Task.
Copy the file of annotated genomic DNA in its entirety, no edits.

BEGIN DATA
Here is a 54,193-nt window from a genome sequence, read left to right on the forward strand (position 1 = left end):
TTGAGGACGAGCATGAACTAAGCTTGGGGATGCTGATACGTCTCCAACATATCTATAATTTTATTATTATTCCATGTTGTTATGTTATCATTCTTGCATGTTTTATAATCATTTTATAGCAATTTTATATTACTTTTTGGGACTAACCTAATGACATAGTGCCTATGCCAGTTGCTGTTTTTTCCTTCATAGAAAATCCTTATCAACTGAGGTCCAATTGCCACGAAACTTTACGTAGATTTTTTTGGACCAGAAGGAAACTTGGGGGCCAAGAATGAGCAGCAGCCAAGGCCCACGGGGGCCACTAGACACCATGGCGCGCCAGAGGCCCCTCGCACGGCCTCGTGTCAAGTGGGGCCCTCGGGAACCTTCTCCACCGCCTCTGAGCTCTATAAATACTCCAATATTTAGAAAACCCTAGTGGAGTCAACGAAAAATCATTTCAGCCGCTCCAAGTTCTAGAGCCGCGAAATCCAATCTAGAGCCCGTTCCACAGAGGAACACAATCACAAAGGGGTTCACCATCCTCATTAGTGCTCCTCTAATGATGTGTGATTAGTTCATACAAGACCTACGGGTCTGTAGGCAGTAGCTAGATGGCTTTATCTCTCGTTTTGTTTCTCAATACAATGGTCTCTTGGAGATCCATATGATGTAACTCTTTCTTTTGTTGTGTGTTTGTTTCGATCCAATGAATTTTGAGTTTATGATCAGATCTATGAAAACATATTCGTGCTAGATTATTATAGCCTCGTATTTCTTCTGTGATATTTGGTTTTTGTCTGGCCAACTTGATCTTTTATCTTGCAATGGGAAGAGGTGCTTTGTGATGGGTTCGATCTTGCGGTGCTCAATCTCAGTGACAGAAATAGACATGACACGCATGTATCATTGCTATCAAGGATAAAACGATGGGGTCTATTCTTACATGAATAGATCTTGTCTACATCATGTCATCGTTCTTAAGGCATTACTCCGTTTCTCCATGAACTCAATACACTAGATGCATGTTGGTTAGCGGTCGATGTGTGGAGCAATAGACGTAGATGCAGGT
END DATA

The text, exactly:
Here is a 54,193-nt window from a genome sequence, read left to right on the forward strand (position 1 = left end):
TTGAGGACGAGCATGAACTAAGCTTGGGGATGCTGATACGTCTCCAACATATCTATAATTTTATTATTATTCCATGTTGTTATGTTATCATTCTTGCATGTTTTATAATCATTTTATAGCAATTTTATATTACTTTTTGGGACTAACCTAATGACATAGTGCCTATGCCAGTTGCTGTTTTTTCCTTCATAGAAAATCCTTATCAACTGAGGTCCAATTGCCACGAAACTTTACGTAGATTTTTTTGGACCAGAAGGAAACTTGGGGGCCAAGAATGAGCAGCAGCCAAGGCCCACGGGGGCCACTAGACACCATGGCGCGCCAGAGGCCCCTCGCACGGCCTCGTGTCAAGTGGGGCCCTCGGGAACCTTCTCCACCGCCTCTGAGCTCTATAAATACTCCAATATTTAGAAAACCCTAGTGGAGTCAACGAAAAATCATTTCAGCCGCTCCAAGTTCTAGAGCCGCGAAATCCAATCTAGAGCCCGTTCCACAGAGGAACACAATCACAAAGGGGTTCACCATCCTCATTAGTGCTCCTCTAATGATGTGTGATTAGTTCATACAAGACCTACGGGTCTGTAGGCAGTAGCTAGATGGCTTTATCTCTCGTTTTGTTTCTCAATACAATGGTCTCTTGGAGATCCATATGATGTAACTCTTTCTTTTGTTGTGTGTTTGTTTCGATCCAATGAATTTTGAGTTTATGATCAGATCTATGAAAACATATTCGTGCTAGATTATTATAGCCTCGTATTTCTTCTGTGATATTTGGTTTTTGTCTGGCCAACTTGATCTTTTATCTTGCAATGGGAAGAGGTGCTTTGTGATGGGTTCGATCTTGCGGTGCTCAATCTCAGTGACAGAAATAGACATGACACGCATGTATCATTGCTATCAAGGATAAAACGATGGGGTCTATTCTTACATGAATAGATCTTGTCTACATCATGTCATCGTTCTTAAGGCATTACTCCGTTTCTCCATGAACTCAATACACTAGATGCATGTTGGTTAGCGGTCGATGTGTGGAGCAATAGACGTAGATGCAGGT